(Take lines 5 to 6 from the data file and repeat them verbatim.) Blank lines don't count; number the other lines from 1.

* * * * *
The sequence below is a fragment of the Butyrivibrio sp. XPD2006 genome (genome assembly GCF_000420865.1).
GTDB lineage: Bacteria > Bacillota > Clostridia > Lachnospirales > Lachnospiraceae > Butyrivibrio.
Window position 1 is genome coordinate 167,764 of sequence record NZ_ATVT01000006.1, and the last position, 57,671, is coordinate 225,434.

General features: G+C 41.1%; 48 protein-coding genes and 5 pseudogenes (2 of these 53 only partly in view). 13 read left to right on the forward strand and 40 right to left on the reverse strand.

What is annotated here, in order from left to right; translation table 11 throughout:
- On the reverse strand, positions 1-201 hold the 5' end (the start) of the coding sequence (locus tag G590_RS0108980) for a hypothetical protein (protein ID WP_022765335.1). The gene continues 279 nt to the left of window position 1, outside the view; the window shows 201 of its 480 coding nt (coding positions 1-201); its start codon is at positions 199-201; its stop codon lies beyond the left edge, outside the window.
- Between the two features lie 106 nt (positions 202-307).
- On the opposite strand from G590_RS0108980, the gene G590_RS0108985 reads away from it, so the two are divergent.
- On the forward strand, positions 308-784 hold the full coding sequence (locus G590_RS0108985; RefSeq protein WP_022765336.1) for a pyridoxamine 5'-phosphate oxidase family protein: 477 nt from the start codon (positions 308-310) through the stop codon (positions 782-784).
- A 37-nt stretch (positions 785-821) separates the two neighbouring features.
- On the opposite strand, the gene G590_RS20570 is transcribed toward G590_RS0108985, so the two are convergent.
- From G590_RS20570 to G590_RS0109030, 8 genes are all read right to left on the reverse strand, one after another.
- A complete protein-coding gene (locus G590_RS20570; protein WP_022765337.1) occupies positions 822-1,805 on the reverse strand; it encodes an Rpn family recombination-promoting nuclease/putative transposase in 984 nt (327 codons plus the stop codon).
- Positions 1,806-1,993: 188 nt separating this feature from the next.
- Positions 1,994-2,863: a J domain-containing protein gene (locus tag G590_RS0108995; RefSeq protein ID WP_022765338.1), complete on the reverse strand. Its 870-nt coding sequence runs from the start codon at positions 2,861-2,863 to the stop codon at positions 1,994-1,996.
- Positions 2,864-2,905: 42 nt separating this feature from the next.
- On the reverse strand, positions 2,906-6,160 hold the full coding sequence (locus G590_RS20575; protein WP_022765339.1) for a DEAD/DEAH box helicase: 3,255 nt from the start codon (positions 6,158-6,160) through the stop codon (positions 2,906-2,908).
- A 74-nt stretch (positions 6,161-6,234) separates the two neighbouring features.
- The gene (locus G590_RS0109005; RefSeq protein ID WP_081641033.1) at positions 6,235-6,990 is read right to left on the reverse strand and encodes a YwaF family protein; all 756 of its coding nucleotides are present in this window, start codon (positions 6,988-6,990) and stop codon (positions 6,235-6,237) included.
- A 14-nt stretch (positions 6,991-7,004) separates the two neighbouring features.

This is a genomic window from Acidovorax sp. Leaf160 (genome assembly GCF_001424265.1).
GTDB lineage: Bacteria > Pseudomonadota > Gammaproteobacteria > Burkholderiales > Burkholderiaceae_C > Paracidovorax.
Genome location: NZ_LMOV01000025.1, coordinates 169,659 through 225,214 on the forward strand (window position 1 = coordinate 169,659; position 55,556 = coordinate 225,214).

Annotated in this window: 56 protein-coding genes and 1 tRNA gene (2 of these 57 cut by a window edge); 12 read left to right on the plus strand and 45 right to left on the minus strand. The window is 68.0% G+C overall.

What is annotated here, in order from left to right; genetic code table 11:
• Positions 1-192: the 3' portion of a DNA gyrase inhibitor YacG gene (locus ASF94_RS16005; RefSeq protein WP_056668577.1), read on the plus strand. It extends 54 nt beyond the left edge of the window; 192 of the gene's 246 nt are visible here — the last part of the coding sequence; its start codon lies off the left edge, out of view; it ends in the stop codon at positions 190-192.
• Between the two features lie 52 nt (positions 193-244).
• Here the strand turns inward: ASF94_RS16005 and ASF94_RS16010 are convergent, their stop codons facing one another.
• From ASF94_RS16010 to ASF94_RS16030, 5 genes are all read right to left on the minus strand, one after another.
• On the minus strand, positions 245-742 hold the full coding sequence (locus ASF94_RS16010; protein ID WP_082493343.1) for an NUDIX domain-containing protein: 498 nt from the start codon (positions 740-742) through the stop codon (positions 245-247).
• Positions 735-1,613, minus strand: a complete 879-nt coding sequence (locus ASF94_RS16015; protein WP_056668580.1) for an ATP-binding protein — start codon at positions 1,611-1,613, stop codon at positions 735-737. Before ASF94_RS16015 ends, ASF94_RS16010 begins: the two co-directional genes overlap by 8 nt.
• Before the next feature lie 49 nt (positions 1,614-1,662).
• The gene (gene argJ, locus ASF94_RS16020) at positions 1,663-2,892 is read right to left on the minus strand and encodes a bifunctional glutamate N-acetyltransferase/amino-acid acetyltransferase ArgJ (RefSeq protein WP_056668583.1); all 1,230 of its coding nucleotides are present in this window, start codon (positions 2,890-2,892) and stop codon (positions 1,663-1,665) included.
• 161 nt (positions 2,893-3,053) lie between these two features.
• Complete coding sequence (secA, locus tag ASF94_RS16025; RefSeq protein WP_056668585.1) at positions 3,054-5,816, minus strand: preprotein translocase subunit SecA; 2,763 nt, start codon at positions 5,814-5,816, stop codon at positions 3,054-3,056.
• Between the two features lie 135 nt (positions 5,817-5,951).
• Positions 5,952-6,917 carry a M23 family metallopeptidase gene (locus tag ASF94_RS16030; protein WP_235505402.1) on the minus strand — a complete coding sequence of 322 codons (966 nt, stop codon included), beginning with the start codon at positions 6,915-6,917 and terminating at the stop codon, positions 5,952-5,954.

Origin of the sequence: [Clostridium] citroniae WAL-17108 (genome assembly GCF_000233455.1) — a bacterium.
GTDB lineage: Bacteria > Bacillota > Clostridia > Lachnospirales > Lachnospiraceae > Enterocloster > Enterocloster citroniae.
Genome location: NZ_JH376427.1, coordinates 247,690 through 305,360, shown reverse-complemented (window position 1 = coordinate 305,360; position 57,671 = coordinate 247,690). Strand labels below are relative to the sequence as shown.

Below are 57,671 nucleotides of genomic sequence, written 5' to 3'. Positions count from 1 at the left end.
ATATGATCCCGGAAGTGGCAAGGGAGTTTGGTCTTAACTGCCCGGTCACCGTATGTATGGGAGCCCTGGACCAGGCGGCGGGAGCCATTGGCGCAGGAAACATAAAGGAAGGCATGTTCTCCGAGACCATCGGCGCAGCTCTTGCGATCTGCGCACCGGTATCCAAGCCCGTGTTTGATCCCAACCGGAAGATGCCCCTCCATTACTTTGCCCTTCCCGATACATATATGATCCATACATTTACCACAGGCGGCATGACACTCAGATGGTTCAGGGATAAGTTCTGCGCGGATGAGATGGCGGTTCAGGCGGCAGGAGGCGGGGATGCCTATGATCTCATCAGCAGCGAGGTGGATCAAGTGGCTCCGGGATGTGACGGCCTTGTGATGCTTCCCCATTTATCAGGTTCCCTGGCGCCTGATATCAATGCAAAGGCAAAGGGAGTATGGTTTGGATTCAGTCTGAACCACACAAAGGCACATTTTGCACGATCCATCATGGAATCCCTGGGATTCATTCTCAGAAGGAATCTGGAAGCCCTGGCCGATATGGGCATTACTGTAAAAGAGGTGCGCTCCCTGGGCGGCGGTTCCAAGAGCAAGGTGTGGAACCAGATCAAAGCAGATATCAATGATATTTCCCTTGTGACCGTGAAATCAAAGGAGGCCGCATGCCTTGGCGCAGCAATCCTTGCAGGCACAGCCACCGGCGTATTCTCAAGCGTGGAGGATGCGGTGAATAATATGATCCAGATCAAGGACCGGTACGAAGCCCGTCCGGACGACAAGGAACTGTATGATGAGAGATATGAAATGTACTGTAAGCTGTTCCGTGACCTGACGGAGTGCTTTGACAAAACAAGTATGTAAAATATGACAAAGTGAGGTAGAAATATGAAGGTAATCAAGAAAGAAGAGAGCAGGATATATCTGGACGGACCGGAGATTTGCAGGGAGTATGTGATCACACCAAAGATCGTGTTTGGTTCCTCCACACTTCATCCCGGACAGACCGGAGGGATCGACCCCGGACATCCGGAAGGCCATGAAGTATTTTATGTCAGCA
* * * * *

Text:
What is annotated here, in order from left to right; translation table 11 throughout:
- On the reverse strand, positions 1-201 hold the 5' end (the start) of the coding sequence (locus tag G590_RS0108980) for a hypothetical protein (protein ID WP_022765335.1). The gene continues 279 nt to the left of window position 1, outside the view; the window shows 201 of its 480 coding nt (coding positions 1-201); its start codon is at positions 199-201; its stop codon lies beyond the left edge, outside the window.